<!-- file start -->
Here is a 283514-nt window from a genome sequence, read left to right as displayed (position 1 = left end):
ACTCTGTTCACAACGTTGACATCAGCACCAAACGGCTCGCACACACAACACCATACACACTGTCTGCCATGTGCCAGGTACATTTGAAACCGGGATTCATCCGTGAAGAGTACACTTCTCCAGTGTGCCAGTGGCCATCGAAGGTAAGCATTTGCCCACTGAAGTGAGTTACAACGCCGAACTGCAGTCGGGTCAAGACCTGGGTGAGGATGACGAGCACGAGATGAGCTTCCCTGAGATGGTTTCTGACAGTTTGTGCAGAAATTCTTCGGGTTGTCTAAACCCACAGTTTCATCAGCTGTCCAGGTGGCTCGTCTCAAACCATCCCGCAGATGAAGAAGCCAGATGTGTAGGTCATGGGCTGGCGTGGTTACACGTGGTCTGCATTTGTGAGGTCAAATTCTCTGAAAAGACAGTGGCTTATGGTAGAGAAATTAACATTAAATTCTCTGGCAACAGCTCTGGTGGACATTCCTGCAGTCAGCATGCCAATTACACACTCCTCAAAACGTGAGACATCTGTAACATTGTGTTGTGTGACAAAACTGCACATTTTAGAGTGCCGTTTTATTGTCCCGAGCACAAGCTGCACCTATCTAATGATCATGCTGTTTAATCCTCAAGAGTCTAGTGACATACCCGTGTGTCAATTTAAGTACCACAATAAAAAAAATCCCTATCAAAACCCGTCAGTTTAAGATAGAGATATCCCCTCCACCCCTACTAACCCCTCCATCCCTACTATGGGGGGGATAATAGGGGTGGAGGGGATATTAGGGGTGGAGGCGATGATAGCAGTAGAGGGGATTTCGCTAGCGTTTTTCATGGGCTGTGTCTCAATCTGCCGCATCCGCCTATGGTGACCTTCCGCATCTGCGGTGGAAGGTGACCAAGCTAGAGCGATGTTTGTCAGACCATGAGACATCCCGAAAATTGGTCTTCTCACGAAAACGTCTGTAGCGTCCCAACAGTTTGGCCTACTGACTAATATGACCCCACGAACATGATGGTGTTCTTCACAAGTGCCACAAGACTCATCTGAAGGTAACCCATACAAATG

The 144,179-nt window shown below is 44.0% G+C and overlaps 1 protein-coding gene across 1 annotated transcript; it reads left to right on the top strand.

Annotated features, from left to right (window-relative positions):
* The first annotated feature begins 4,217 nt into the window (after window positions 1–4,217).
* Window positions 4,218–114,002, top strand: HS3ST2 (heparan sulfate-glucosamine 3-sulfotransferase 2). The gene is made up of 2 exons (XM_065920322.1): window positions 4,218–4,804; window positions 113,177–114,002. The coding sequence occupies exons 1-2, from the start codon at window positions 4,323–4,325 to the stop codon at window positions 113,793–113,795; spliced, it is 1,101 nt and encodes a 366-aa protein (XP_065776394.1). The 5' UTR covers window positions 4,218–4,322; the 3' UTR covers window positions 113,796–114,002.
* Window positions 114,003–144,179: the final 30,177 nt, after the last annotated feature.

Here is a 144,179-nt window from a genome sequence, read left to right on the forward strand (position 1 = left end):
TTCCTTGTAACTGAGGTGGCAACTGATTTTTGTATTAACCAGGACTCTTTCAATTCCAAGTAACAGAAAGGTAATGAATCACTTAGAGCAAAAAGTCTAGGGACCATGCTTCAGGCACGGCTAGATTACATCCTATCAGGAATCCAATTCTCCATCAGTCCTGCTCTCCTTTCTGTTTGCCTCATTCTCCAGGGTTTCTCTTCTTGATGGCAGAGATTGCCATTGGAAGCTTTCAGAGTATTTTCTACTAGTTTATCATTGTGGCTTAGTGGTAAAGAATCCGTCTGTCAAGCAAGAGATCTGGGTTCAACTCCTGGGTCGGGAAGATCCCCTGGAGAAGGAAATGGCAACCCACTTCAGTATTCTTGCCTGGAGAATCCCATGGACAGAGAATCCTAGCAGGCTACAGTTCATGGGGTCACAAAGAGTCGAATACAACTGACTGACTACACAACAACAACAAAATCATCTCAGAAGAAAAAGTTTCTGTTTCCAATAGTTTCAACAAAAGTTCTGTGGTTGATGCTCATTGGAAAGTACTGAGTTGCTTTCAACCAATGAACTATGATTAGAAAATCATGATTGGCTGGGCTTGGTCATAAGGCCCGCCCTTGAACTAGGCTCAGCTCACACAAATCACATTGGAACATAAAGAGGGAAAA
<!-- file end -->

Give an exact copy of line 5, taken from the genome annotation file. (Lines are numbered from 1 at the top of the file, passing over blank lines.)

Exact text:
* The first annotated feature begins 4,217 nt into the window (after window positions 1–4,217).